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Kim Voynar

By Kim Voynar Voynar@moviecitynews.com

Disney Out $200 Million on John Carter? Zing.

Here’s the story over on Reuters.

$184 MILLION box office and still $200 MILLION in the red. That is fucking insane, people. I liked John Carter, a lot, and completely disagree that it was hard to follow. My eight-year-old followed it just fine and he’s certainly not familiar with the source material. The marketing was ambiguous at best. The title was boring. Leaving the title as “Princess of Mars” probably would have made it seem inherently more interesting, although Disney would probably have drawn the ire of smart-ass, overly sensitive women like myself for calling it “Princess of Mars” — even if that was the original title — when it’s really about a man saving a woman. But whatever. “Princess of Mars” sounds like it has stuff happening. A princess in peril, a civilization — nay, a world! — in dire need of an unlikely hero! Whereas “John Carter” sounds like your boring, closeted gay uncle who likes to talk about his insect collection and has tufts of hair growing out his ears and fidgets with his change in his pants pockets incessantly.

But the reported $250 million budget boggles the mind, does it not? I get that it’s all relative, and so long as you make a profit and not a $200 million loss no one really cares. But man. You could make a lot of indie films, if you had that much money to put into a trust fund, and dole out a few films at a time. Yowza.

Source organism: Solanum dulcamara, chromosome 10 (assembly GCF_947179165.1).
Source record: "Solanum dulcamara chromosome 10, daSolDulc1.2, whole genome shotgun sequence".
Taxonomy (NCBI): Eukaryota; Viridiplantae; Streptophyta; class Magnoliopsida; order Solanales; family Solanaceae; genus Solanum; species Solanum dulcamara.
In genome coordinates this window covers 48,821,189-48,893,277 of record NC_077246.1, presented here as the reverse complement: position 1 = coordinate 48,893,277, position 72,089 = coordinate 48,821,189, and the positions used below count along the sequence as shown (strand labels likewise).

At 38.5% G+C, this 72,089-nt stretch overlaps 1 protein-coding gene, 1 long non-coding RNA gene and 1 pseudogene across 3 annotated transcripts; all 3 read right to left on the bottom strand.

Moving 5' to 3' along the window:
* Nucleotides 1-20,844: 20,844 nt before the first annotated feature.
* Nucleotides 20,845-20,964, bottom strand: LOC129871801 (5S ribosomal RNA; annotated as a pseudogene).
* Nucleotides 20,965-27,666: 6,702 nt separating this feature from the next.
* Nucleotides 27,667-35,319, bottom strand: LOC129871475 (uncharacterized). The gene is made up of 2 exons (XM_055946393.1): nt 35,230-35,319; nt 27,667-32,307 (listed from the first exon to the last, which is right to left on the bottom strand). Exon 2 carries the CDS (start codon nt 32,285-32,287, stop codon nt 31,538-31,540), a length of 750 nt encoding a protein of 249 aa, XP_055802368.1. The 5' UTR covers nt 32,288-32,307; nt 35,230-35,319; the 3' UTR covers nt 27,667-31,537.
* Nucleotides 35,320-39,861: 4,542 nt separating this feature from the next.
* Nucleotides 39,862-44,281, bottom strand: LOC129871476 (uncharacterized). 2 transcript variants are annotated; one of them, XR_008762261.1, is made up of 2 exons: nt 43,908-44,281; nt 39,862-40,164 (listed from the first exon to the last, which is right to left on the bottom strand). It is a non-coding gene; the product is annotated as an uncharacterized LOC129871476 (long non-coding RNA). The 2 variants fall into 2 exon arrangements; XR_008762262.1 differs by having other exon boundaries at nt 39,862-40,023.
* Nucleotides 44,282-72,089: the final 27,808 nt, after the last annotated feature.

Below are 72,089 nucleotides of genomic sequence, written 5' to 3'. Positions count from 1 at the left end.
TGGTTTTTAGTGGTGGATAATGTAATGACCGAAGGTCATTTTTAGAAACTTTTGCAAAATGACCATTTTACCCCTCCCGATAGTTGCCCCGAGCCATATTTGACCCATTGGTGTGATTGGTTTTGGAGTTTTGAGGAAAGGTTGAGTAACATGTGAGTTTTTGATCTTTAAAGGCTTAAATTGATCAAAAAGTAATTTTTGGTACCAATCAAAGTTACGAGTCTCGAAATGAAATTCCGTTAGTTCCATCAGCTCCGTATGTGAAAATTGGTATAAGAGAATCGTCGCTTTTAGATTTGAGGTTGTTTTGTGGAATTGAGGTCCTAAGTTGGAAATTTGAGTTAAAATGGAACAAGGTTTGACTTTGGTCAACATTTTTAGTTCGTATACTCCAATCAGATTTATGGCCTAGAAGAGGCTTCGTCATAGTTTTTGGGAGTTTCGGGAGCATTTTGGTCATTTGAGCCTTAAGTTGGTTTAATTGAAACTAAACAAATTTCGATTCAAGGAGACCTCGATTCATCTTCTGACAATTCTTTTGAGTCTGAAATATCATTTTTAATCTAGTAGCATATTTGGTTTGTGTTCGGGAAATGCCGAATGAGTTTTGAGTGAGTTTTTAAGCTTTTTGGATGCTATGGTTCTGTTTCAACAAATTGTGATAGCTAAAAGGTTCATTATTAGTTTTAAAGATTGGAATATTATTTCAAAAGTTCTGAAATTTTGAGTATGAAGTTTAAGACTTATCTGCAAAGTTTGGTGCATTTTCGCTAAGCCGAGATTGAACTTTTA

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“I am just grateful I am still around. I would love to be Steven Soderbergh, but I am lucky to be Joe Swanberg. Actors want to work with me, people want to give me money, and my nightmare scenario remains: Getting in bed with a studio, spending years on a movie, and it turns out horrible, but now I’m rich.”

Actually, by Hollywood standards, you’re right, I said. That is unambitious.

“It is, and yet, if you can go to bed happy at night, doing what you want, isn’t that ambition for a lifetime?”
~ Swanberg On Swanberg By Borelli

“In retrospect, nothing of that kind surprised me about Philip, because his intuition was luminous from the instant you met him. So was his intelligence. A lot of actors act intelligent, but Philip was the real thing: a shining, artistic polymath with an intelligence that came at you like a pair of headlights and enveloped you from the moment he grabbed your hand, put a huge arm round your neck and shoved a cheek against yours; or if the mood took him, hugged you to him like a big, pudgy schoolboy, then stood and beamed at you while he took stock of the effect.”
John le Carré on Philip Seymour Hoffman